Research shows when we consciously send compassion and warmth to others through loving-kindness meditation, we feel more connected to people we love, friends, family, neighbors and even strangers! Feeling connected builds our capacity for kindness and compassion, decreases our bias towards others and increases our own well-being. Try one of our loving- kindness practices and notice what happens.
Noticing the parallels between plant nature and human nature helps us appreciate the ways we, too, thrive when we receive and give nurturing. In this activity, setting an intention with your child before planting herb seeds connects you to the potential to grow compassion for ourselves and others.
We all face challenges in our lives, but tapping into our resiliency – the ability to manage stress and hardship – can help us continue on in difficult situations.
Nurturing compassionate connections is vital. Whether it’s checking on your neighbors, supporting local businesses or wearing your mask, showing we care is a powerful way to lift each other up. Here are a few mindful ways to show compassion and appreciation for those in your neighborhood:
To memorialize and honor the numerous Black individuals who have been killed by police or vigilantes, and to declare our support for the Black Lives Matter movement, we are collecting paper and fabric flowers from the community.
A letter from Lisa, our magical Editor in Chief
Talking about topics like race or sexual orientation is sometimes uncomfortable. But at Mindful Littles, we’re up for uncomfortable. That’s because we believe compassion is the perfect companion for discomfort. When we meet ourselves and others with compassion, we’re ready to listen, empathize and make change.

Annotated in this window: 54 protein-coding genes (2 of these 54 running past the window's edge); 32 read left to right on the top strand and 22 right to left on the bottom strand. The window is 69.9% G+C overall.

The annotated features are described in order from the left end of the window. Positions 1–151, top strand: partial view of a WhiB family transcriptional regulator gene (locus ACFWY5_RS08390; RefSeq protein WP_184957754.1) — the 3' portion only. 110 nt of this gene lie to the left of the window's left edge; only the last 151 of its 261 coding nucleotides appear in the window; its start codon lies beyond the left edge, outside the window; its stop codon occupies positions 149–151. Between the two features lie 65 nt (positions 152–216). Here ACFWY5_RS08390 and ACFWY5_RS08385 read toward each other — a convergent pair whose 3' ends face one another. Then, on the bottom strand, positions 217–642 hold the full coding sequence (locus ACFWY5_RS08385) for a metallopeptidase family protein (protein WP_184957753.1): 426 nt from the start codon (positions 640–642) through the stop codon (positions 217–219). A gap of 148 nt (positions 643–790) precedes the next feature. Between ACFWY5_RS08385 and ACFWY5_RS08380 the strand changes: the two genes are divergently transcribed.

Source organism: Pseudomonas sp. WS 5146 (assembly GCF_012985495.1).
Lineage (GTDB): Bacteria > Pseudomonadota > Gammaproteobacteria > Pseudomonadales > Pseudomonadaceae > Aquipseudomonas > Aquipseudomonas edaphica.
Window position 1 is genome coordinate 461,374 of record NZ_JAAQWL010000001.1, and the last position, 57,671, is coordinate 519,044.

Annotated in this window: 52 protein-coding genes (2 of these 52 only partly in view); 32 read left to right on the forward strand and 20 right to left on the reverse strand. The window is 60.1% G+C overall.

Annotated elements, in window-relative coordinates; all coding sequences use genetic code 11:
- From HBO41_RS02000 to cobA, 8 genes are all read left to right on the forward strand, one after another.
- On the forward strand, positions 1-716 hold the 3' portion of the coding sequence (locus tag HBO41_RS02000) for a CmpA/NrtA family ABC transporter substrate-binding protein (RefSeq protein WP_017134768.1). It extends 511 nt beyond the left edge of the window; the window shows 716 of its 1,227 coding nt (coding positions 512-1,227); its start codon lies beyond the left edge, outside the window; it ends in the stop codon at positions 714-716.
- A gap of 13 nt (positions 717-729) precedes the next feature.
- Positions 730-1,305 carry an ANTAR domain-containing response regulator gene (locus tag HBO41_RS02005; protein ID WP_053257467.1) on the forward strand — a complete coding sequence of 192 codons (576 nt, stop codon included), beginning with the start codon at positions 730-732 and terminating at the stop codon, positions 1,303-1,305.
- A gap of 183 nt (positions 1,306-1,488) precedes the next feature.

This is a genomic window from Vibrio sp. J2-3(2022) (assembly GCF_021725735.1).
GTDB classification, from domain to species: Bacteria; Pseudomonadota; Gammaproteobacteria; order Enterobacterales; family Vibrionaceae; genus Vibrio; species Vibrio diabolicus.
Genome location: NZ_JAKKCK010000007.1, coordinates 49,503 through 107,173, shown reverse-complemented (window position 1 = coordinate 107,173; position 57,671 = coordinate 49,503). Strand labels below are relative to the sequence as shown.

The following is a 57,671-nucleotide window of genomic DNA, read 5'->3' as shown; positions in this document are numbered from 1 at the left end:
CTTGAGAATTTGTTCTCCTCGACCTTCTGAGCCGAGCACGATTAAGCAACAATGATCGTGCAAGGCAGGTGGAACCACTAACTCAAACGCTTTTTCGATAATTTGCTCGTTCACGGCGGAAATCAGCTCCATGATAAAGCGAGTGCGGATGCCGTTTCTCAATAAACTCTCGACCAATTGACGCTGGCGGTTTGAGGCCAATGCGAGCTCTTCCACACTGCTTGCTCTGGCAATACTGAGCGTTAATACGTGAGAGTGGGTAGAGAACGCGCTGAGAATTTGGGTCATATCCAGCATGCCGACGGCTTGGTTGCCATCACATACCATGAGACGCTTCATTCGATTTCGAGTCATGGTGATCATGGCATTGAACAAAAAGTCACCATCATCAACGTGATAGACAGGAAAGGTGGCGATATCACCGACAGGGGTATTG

We recently connected with two Lamorinda Activists this week, after hearing them speak at the Orinda Peaceful Protest. Miramonte high school student Ava Moran and Howard University student Kaylyn Goode provided great insights on their personal experiences with racism, and suggestions on what we can all do next to keep “fighting the good fight” towards racial justice.
Kids see the signs everywhere — in neighborhoods and social media, in life, in chalk, on cardboard: Black Lives Matter, Hate is Taught, All Mothers Were Summoned When He Called out for His Mama. It’s clearer than ever that we all need to take action. We need to talk to kids about racism, especially when they’re young—according to a Healthy Children study, internalized racism can begin as early as age two.